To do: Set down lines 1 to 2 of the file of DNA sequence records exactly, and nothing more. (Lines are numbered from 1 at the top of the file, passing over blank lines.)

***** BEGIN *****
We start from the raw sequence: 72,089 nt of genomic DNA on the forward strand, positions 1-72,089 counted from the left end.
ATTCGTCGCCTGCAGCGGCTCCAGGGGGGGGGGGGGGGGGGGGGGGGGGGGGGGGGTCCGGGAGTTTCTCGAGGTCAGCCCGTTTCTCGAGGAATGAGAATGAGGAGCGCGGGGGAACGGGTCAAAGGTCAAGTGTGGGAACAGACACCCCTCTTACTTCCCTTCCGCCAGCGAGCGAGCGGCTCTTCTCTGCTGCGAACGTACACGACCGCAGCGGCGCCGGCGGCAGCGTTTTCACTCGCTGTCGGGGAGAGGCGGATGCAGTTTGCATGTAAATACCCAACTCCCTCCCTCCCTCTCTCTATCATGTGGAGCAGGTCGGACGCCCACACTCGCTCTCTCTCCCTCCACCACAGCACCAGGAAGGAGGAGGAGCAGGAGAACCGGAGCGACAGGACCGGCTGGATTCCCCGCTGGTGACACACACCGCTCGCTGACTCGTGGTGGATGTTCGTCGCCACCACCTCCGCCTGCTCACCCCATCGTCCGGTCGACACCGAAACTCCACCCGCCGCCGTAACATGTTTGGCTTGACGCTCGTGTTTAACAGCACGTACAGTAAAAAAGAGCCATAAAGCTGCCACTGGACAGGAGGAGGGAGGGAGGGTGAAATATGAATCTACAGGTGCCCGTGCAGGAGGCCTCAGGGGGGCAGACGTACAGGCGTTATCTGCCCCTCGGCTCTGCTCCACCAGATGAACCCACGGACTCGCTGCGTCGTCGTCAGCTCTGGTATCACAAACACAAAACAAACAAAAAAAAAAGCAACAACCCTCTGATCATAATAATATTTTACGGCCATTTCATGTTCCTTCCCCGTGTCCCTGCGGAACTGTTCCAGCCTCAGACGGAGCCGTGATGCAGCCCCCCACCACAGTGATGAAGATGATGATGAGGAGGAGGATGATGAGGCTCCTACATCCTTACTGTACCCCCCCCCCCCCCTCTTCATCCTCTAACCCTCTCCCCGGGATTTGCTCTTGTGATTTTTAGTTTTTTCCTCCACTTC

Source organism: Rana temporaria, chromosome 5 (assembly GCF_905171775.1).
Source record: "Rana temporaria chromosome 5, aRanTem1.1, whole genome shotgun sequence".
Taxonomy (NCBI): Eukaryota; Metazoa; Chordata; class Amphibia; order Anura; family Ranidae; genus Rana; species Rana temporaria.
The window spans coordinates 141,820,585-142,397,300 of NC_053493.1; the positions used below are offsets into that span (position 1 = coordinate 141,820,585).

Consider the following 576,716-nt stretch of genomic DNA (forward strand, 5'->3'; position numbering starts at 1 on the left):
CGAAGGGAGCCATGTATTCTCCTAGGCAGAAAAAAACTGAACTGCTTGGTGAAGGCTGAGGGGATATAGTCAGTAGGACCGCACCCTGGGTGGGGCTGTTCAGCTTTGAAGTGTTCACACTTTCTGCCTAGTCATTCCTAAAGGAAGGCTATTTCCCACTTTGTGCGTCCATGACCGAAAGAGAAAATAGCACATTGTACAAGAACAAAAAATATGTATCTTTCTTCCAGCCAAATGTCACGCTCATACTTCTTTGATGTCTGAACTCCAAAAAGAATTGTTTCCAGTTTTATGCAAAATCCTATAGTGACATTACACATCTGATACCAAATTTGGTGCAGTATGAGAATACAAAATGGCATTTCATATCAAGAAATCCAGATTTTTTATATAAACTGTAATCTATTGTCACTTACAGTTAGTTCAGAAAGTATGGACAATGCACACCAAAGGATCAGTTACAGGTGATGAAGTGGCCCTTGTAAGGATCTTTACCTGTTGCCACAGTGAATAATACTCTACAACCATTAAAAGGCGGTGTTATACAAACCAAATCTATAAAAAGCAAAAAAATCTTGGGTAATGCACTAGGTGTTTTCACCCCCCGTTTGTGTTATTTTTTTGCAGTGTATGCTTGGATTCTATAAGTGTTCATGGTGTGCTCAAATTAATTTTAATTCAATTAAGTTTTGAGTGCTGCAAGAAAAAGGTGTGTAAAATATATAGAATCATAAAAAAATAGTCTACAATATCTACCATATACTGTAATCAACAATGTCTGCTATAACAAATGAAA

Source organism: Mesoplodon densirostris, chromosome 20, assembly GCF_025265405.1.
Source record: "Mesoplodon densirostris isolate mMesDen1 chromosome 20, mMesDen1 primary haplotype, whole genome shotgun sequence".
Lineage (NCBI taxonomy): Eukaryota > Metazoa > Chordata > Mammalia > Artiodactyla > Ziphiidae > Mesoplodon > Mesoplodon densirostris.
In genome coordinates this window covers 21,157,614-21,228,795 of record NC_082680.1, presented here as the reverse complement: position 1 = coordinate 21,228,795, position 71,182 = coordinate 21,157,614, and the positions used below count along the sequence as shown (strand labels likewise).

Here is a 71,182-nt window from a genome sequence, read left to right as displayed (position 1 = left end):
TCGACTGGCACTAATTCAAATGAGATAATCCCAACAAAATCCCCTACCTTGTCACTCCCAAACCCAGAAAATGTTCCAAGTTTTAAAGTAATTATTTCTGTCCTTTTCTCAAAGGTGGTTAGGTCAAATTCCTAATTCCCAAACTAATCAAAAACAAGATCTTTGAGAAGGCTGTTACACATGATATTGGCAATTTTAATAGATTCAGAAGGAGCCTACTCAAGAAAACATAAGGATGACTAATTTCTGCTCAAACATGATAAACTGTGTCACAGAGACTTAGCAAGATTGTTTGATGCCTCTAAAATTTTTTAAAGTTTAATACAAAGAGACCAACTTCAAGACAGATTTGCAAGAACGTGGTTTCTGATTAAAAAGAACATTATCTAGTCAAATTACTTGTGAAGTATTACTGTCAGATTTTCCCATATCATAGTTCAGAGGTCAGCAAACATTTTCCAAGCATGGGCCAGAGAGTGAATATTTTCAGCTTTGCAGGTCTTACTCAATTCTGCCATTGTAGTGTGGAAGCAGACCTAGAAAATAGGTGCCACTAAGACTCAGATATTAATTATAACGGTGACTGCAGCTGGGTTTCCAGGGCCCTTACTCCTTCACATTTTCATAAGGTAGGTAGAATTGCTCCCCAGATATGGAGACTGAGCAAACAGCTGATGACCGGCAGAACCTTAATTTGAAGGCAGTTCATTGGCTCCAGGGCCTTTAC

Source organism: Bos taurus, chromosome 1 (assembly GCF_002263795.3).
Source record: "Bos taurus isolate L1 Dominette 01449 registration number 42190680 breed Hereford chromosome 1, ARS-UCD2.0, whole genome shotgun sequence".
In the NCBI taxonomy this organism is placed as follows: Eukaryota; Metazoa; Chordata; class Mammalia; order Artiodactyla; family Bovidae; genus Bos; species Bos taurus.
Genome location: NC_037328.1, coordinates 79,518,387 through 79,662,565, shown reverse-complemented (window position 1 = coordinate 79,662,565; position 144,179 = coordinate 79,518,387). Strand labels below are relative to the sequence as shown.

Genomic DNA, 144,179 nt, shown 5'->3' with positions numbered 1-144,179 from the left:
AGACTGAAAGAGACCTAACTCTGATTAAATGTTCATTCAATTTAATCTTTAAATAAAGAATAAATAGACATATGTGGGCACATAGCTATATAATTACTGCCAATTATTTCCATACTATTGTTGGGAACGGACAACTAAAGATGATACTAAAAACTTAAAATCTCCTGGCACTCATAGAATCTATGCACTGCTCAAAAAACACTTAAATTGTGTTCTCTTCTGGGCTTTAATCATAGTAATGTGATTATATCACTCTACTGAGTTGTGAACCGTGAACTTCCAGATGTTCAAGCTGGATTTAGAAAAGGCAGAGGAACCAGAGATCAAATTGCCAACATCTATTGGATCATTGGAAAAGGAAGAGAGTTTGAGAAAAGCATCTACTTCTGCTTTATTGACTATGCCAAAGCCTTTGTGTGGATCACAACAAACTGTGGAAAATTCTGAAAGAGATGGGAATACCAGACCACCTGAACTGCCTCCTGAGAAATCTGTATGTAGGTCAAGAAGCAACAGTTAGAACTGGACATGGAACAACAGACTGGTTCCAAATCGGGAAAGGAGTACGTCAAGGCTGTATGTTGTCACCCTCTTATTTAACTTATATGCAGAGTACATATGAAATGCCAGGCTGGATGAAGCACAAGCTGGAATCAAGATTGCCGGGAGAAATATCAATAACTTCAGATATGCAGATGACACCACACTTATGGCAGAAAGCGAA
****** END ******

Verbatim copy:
We start from the raw sequence: 72,089 nt of genomic DNA on the forward strand, positions 1-72,089 counted from the left end.
ATTCGTCGCCTGCAGCGGCTCCAGGGGGGGGGGGGGGGGGGGGGGGGGGGGGGGGGTCCGGGAGTTTCTCGAGGTCAGCCCGTTTCTCGAGGAATGAGAATGAGGAGCGCGGGGGAACGGGTCAAAGGTCAAGTGTGGGAACAGACACCCCTCTTACTTCCCTTCCGCCAGCGAGCGAGCGGCTCTTCTCTGCTGCGAACGTACACGACCGCAGCGGCGCCGGCGGCAGCGTTTTCACTCGCTGTCGGGGAGAGGCGGATGCAGTTTGCATGTAAATACCCAACTCCCTCCCTCCCTCTCTCTATCATGTGGAGCAGGTCGGACGCCCACACTCGCTCTCTCTCCCTCCACCACAGCACCAGGAAGGAGGAGGAGCAGGAGAACCGGAGCGACAGGACCGGCTGGATTCCCCGCTGGTGACACACACCGCTCGCTGACTCGTGGTGGATGTTCGTCGCCACCACCTCCGCCTGCTCACCCCATCGTCCGGTCGACACCGAAACTCCACCCGCCGCCGTAACATGTTTGGCTTGACGCTCGTGTTTAACAGCACGTACAGTAAAAAAGAGCCATAAAGCTGCCACTGGACAGGAGGAGGGAGGGAGGGTGAAATATGAATCTACAGGTGCCCGTGCAGGAGGCCTCAGGGGGGCAGACGTACAGGCGTTATCTGCCCCTCGGCTCTGCTCCACCAGATGAACCCACGGACTCGCTGCGTCGTCGTCAGCTCTGGTATCACAAACACAAAACAAACAAAAAAAAAAGCAACAACCCTCTGATCATAATAATATTTTACGGCCATTTCATGTTCCTTCCCCGTGTCCCTGCGGAACTGTTCCAGCCTCAGACGGAGCCGTGATGCAGCCCCCCACCACAGTGATGAAGATGATGATGAGGAGGAGGATGATGAGGCTCCTACATCCTTACTGTACCCCCCCCCCCCCCTCTTCATCCTCTAACCCTCTCCCCGGGATTTGCTCTTGTGATTTTTAGTTTTTTCCTCCACTTC